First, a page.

Languagehat’s news flash on w00t (chosen as the Merriam-Webster’s Word of ’07) piqued my interest. A quote:
There’s a lot of “l33t speak” I don’t care for, but I’ve always liked w00t; there’s something primally yawpish about it, and I’m glad to see it get this recognition.
Now, I have no idea what ‘yawpish’ is, but I guess I can more readily relate to w00t than to yawpish precisely because there is ‘something primally yawpish’ about w00t. What is that?
I think it has something to do with the iconic quality of the double 001 (which to me conveys something like wide open eyes and raised eyebrows) coupled with the vowel length and vowel quality. It seems the long rounded tense back vowel [u:] renders the word more apt for its purpose than, say, an unrounded lax vowel like [a:] would have done. This may have something to do with the peculiar configuration of the facial muscles required by the former. Try it for yourself — isn’t it true that [wu:t] just feels better —for this particular meaning— than [wa:t]?
Being sympathetic to Sapir’s ideation reigns supreme in language, I would be the last to look voor such things in every English word. But in this case, I think it is quite probable that at least part of the appeal of w00t lies in this non-arbitrary relationship between form and meaning. The word seems to evoke the experience it is meant to encode (happiness, victory, in-your-face) both visually and through its sound. In that respect, it’s an interesting piece of expressive vocabulary.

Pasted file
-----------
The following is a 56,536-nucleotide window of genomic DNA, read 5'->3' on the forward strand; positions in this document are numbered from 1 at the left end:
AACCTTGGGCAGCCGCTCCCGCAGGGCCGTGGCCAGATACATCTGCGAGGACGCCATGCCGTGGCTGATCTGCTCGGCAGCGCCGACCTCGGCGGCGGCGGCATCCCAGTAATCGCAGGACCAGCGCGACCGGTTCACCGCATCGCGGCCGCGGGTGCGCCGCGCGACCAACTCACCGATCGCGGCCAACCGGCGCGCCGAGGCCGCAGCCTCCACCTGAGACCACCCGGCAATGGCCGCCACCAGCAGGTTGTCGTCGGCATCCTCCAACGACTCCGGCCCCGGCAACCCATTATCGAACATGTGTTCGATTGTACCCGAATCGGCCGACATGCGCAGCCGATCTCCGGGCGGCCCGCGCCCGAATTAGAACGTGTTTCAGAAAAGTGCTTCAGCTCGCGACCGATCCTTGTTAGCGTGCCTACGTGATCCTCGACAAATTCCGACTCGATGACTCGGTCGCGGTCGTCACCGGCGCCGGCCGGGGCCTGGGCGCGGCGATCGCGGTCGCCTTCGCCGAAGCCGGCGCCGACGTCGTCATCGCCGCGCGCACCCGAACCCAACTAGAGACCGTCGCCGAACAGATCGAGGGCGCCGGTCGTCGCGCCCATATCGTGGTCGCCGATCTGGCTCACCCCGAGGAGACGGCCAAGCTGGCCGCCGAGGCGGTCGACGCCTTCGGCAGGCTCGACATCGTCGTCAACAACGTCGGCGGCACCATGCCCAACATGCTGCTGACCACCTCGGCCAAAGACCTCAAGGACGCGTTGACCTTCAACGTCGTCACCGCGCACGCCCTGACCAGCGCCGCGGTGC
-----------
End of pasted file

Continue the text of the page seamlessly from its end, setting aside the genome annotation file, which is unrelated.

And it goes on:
(The original article from the New York Times as linked to by Languagehat is here. It quotes Merriam-Webster’s president, John Morse, as saying that ”w00t” was an ideal choice because it blends whimsy and new technology.)
- Note that the typeface this site is set in, Georgia, makes the difference between woot and w00t a bit difficult to see because 0 (zero) barely exceeds the x-height which o (lowercase “oh”) has. Here’s the difference in a monospace font: woot / w00t. The point is that w00t mixes letters and numbers, as any good l33t-speak does. [↩]
2 responses to “w00t chosen ‘word of 2007’”
Heh, it turns out (consulting the OED) that there actually is an adjective yaupish/yawpish, meaning ‘hungry’ (1835 D. WEBSTER Paisley Fair in Harp of Renfrewshire Ser. II. 153 “I’m e’en growing yawpish, We maun hae some buns and some ale”), but I was just being silly and adding an -ish ending onto yawp ‘harsh cry, as of a bird,’ famously used by Walt Whitman in Leaves of Grass: “I sound my barbaric yawp over the roofs of the world.”
Ah, that helps! See, never try to bind primal screams with morphology. They lose their power.